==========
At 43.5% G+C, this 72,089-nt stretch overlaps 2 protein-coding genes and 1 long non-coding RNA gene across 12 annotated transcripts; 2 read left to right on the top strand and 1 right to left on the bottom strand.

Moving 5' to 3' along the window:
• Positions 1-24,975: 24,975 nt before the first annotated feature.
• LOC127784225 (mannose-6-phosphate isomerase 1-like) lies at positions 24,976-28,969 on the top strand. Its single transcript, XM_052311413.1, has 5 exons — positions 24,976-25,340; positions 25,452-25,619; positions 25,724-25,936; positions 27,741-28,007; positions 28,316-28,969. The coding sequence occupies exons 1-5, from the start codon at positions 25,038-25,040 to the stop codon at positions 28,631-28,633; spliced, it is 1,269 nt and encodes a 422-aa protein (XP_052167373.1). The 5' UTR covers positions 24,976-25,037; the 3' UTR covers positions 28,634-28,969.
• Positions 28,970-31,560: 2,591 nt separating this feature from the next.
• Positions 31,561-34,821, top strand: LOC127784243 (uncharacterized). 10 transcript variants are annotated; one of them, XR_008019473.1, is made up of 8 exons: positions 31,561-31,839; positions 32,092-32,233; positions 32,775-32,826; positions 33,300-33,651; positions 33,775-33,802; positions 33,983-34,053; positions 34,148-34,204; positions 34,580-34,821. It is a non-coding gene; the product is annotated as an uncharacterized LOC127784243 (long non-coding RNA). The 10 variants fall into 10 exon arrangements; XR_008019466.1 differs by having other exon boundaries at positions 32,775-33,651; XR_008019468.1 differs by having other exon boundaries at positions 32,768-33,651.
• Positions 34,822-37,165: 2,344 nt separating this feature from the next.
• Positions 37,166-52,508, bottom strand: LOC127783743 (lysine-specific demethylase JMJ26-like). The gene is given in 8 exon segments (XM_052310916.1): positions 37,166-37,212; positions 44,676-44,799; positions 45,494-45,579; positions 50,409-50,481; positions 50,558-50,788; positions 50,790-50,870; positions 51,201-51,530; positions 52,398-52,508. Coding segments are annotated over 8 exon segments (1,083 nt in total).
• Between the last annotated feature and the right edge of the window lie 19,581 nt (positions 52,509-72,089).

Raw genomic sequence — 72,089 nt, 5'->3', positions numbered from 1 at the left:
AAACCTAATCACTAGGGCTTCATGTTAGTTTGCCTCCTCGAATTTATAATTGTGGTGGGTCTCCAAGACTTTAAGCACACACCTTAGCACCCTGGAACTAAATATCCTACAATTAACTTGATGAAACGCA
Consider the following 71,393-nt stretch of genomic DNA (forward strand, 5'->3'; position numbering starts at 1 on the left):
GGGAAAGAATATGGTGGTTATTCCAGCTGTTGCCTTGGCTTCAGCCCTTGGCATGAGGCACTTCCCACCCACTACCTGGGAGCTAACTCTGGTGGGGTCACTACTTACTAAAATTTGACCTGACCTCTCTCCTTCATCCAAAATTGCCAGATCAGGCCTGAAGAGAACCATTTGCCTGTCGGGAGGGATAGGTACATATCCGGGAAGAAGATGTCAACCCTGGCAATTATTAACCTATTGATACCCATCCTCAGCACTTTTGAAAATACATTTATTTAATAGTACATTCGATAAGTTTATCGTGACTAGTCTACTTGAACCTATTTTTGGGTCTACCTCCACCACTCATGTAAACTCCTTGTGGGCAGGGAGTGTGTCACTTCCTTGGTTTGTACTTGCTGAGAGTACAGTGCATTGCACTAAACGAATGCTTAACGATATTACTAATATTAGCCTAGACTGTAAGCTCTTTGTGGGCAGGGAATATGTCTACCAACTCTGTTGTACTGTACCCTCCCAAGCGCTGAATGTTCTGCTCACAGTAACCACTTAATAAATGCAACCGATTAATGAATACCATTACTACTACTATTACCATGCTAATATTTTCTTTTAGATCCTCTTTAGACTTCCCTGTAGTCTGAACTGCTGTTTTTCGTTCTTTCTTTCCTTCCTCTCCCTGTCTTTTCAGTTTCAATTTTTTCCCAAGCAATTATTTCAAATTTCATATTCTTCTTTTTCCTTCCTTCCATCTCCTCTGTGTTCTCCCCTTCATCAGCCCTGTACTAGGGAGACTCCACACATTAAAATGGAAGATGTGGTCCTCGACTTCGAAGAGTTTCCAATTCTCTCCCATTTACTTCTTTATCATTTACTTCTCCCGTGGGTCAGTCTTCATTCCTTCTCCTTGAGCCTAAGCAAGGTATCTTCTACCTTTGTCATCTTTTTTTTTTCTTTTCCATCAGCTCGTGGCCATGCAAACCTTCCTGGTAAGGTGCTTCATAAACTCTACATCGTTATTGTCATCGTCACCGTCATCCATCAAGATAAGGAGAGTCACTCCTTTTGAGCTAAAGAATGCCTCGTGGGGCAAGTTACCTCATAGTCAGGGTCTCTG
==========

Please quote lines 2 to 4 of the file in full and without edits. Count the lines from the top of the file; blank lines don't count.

Moving 5' to 3' along the window:
• Positions 1-24,975: 24,975 nt before the first annotated feature.
• LOC127784225 (mannose-6-phosphate isomerase 1-like) lies at positions 24,976-28,969 on the top strand. Its single transcript, XM_052311413.1, has 5 exons — positions 24,976-25,340; positions 25,452-25,619; positions 25,724-25,936; positions 27,741-28,007; positions 28,316-28,969. The coding sequence occupies exons 1-5, from the start codon at positions 25,038-25,040 to the stop codon at positions 28,631-28,633; spliced, it is 1,269 nt and encodes a 422-aa protein (XP_052167373.1). The 5' UTR covers positions 24,976-25,037; the 3' UTR covers positions 28,634-28,969.